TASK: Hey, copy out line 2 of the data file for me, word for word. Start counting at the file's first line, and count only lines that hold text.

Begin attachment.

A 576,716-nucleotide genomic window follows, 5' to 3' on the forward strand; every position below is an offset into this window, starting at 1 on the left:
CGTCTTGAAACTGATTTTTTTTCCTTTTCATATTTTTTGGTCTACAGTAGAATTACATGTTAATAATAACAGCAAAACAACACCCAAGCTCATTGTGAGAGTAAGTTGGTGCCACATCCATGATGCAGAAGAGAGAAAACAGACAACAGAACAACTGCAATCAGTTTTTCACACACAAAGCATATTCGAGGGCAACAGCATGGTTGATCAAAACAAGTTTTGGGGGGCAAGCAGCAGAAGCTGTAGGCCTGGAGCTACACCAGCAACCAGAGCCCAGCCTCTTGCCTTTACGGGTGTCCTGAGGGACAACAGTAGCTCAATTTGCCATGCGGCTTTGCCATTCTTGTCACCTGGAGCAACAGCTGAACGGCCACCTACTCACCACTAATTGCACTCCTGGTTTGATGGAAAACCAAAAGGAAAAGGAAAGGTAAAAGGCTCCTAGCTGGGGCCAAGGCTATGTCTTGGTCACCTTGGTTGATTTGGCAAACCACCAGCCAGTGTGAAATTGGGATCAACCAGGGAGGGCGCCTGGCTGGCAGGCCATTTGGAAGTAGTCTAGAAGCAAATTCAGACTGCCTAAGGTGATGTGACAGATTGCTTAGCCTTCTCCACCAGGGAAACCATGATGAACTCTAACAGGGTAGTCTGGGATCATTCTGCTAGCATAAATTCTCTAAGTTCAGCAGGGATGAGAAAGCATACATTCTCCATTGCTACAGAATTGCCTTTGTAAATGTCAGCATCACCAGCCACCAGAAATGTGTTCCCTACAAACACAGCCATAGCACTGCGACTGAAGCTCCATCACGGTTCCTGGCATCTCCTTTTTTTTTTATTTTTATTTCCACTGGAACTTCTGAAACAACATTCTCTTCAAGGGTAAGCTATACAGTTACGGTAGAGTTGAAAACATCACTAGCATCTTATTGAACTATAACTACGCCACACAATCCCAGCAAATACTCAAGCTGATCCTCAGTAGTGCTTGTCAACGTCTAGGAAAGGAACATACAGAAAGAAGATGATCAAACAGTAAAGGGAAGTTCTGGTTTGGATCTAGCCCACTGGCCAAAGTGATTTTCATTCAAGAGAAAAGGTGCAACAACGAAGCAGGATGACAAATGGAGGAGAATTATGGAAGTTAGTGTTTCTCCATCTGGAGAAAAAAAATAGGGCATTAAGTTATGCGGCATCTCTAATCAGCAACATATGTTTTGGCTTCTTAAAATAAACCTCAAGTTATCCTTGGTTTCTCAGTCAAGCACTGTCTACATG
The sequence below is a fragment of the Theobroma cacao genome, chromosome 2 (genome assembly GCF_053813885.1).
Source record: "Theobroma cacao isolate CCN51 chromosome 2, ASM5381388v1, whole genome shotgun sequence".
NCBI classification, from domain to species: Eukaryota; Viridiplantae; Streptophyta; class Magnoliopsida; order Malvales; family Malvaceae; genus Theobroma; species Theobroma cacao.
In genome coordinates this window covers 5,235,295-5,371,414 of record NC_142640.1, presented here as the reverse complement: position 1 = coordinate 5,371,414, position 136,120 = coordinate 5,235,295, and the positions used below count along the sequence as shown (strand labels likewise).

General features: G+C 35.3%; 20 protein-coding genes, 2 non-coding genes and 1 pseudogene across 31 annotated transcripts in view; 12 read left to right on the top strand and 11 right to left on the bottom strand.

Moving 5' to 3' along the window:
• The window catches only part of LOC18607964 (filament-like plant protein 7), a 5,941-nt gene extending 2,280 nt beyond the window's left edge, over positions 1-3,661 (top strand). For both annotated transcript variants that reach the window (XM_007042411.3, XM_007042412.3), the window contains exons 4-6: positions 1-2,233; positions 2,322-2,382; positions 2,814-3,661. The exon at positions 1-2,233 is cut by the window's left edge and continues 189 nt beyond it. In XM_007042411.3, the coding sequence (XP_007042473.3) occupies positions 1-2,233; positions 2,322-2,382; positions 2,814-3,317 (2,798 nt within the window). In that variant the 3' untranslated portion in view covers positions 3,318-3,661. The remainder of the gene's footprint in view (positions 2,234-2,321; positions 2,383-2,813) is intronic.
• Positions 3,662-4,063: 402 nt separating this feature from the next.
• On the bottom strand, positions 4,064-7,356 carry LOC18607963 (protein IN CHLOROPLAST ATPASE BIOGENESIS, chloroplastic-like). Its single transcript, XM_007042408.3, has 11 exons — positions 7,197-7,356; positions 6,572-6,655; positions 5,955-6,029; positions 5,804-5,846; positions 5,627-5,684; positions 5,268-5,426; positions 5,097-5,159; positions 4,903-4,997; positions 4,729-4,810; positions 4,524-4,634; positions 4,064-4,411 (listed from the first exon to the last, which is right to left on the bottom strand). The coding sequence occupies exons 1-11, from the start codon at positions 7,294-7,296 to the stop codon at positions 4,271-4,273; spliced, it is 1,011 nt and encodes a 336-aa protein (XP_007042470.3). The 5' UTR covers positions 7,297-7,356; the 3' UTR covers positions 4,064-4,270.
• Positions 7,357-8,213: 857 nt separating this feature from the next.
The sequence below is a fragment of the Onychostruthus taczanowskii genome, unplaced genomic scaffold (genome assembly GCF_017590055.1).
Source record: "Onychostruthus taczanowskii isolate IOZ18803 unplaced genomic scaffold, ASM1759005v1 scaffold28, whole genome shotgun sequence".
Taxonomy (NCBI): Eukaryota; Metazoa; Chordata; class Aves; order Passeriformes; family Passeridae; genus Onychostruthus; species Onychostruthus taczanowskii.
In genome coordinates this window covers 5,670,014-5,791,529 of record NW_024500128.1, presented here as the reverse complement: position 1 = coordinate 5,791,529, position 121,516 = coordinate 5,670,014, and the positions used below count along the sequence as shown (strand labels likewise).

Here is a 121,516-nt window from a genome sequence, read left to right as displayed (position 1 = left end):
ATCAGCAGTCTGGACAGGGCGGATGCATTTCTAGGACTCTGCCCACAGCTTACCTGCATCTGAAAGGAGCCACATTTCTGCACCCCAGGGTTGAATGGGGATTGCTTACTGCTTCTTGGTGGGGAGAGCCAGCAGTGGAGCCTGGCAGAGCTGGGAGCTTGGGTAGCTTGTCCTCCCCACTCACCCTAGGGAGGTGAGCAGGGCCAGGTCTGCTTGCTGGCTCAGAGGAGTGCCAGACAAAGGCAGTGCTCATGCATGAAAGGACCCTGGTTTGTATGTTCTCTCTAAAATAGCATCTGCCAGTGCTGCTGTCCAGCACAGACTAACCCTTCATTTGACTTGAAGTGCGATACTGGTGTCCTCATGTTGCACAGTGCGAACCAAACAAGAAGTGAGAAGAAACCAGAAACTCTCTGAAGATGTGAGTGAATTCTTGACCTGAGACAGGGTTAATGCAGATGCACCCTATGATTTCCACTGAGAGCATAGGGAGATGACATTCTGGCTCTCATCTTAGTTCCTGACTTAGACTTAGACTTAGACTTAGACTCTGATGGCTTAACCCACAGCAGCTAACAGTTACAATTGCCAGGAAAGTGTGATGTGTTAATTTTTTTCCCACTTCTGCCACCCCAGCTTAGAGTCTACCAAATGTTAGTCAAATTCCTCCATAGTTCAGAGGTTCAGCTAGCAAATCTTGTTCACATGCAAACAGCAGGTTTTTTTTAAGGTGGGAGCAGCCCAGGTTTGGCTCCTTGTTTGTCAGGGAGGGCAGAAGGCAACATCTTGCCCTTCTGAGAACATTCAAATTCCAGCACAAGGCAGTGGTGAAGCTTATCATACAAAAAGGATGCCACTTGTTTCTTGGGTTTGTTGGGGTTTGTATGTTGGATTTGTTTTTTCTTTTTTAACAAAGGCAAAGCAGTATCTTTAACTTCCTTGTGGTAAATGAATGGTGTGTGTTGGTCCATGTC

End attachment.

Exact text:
CGTCTTGAAACTGATTTTTTTTCCTTTTCATATTTTTTGGTCTACAGTAGAATTACATGTTAATAATAACAGCAAAACAACACCCAAGCTCATTGTGAGAGTAAGTTGGTGCCACATCCATGATGCAGAAGAGAGAAAACAGACAACAGAACAACTGCAATCAGTTTTTCACACACAAAGCATATTCGAGGGCAACAGCATGGTTGATCAAAACAAGTTTTGGGGGGCAAGCAGCAGAAGCTGTAGGCCTGGAGCTACACCAGCAACCAGAGCCCAGCCTCTTGCCTTTACGGGTGTCCTGAGGGACAACAGTAGCTCAATTTGCCATGCGGCTTTGCCATTCTTGTCACCTGGAGCAACAGCTGAACGGCCACCTACTCACCACTAATTGCACTCCTGGTTTGATGGAAAACCAAAAGGAAAAGGAAAGGTAAAAGGCTCCTAGCTGGGGCCAAGGCTATGTCTTGGTCACCTTGGTTGATTTGGCAAACCACCAGCCAGTGTGAAATTGGGATCAACCAGGGAGGGCGCCTGGCTGGCAGGCCATTTGGAAGTAGTCTAGAAGCAAATTCAGACTGCCTAAGGTGATGTGACAGATTGCTTAGCCTTCTCCACCAGGGAAACCATGATGAACTCTAACAGGGTAGTCTGGGATCATTCTGCTAGCATAAATTCTCTAAGTTCAGCAGGGATGAGAAAGCATACATTCTCCATTGCTACAGAATTGCCTTTGTAAATGTCAGCATCACCAGCCACCAGAAATGTGTTCCCTACAAACACAGCCATAGCACTGCGACTGAAGCTCCATCACGGTTCCTGGCATCTCCTTTTTTTTTTATTTTTATTTCCACTGGAACTTCTGAAACAACATTCTCTTCAAGGGTAAGCTATACAGTTACGGTAGAGTTGAAAACATCACTAGCATCTTATTGAACTATAACTACGCCACACAATCCCAGCAAATACTCAAGCTGATCCTCAGTAGTGCTTGTCAACGTCTAGGAAAGGAACATACAGAAAGAAGATGATCAAACAGTAAAGGGAAGTTCTGGTTTGGATCTAGCCCACTGGCCAAAGTGATTTTCATTCAAGAGAAAAGGTGCAACAACGAAGCAGGATGACAAATGGAGGAGAATTATGGAAGTTAGTGTTTCTCCATCTGGAGAAAAAAAATAGGGCATTAAGTTATGCGGCATCTCTAATCAGCAACATATGTTTTGGCTTCTTAAAATAAACCTCAAGTTATCCTTGGTTTCTCAGTCAAGCACTGTCTACATG